The hard part is it seems that no one can agree on set definitions of what is good and what isn't. The postmodern mindset, typified by the internet, has forced everyone to their own 'devices' to figure out morality with no moral ground; no moral authority to turn toward. In this climate, even gigantic leaps in logic can look like reasoned arguments. I believe this is what happens when truth becomes relativized, and why it's important to test beliefs against reason and the person of Jesus.

The criteria that I suggest for such a test is "does the belief create the conditions or give me permission to do harm to my neigbour?" If the answer is yes, then it's not a belief worth holding onto. It's a very simple litmus test, and I think it will stand up to even the scrutiny of hard science-based skepticism. It's also thoroughly Biblical and Jesus-centered. A second criteria might be "can the believe be shown to be false beyond reasonable doubt?"

Finally, a central problem is that we all have beliefs which we hold in our hearts that we can't completely quantify, yet we believe them anyway (I would add, to our mutual benefit much of the time). When I'm flying home, I believe the plane will land safely even though I have no way to be absolutely sure this is the case. I could point to statistics and do research to give myself reasonable grounds for holding this belief, but the fact is I believe it because that's what I've been told on good authority, and I've experienced enough safe landings to believe it will keep happening. I also believe that people have intrinsic value and worth, and are deserving of respect and love. Can I prove that in a water tight argument? No. But I believe it anyway.

The fact that I believe things in my heart because of experiences I've had doesn't make them automatically invalid (but it doesn't mean I shouldn't question my beliefs). My experiences are my experiences. At the same time, belief doesn't give me permission to do utterly despicable things. So, is faith is always destructive because there is good faith and bad faith? For this idea to hold water, we would also have to admit that all black people are dangerous because some black people are dangerous, or all white people are racist because some white people are racist.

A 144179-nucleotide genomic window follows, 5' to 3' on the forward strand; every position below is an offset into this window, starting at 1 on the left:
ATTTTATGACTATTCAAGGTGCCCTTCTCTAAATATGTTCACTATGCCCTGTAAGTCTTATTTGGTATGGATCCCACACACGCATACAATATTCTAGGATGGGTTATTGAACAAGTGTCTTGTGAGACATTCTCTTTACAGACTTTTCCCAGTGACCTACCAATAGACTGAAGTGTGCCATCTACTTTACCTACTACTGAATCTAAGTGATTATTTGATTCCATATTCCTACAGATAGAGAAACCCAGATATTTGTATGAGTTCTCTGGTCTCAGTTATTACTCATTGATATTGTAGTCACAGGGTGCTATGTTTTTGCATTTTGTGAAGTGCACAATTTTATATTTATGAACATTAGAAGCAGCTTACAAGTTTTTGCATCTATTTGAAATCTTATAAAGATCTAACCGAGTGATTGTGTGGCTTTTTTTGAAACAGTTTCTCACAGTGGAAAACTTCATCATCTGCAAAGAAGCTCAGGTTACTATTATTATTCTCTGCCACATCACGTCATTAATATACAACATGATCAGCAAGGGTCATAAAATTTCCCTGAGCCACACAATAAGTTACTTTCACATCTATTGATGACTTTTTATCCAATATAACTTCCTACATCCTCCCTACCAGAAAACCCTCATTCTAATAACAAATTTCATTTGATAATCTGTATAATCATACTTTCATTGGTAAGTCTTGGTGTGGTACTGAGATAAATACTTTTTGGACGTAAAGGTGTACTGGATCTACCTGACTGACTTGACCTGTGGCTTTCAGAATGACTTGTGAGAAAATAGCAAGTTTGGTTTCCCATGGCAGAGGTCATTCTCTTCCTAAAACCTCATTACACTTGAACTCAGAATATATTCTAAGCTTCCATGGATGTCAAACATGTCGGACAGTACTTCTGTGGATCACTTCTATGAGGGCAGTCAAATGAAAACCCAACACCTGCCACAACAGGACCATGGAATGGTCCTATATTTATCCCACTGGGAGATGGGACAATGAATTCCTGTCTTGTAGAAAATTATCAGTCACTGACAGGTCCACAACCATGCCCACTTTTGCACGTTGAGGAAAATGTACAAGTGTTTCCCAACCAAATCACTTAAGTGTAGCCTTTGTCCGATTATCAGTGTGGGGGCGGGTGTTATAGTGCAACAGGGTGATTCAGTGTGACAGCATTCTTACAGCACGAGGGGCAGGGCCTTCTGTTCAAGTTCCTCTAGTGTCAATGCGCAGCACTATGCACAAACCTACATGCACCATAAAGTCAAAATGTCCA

In conclusion, the statement that all faith is invalid because some faith is destructive is a significant over-generalization that doesn't hold much water.

The cultural climate has seen the problems with Religion, and has attached Jesus to the problem because people who claim to represent Jesus can often be insufferably naive and small minded, if not flat out hypocritical and bigoted. It's not Jesus, but rather the religious garbage which has gotten attached to faith which needs to be dealt with and removed.


jstainer said...

I don't understand Penn's quote to be saying actions based on faith are valid or invalid. They could fall into either of those baskets, and so the best framework we have for trying to test those beliefs, is the scientific method. That method does not claim to be the answer for everything. It's just a method for trying to zero in, as much as possible, in our best understanding of why things happen.

The scientific method can only take us so far though. There are limits to what we can know, both now (until new discoveries allow us to increase our knowledge of the world), and possibly even forever (the answer to what existed before the Universe came into being may have a hard answer, but may never be something we could ever discover, no matter how much knowledge we gain).

Penn seems to suggest that once we hit the edge of what we can reasonably understand and know using the best tools available to us, he's not willing to use faith to fill in the rest of those gaps, because that faith isn't backed by a process of understanding. It can be backed by absolutely anything at all. If faith is the driving force of behaviour and belief, and that faith is determined by an endlessly shifting morass of anything at all, then those behaviours and beliefs are not really of much use.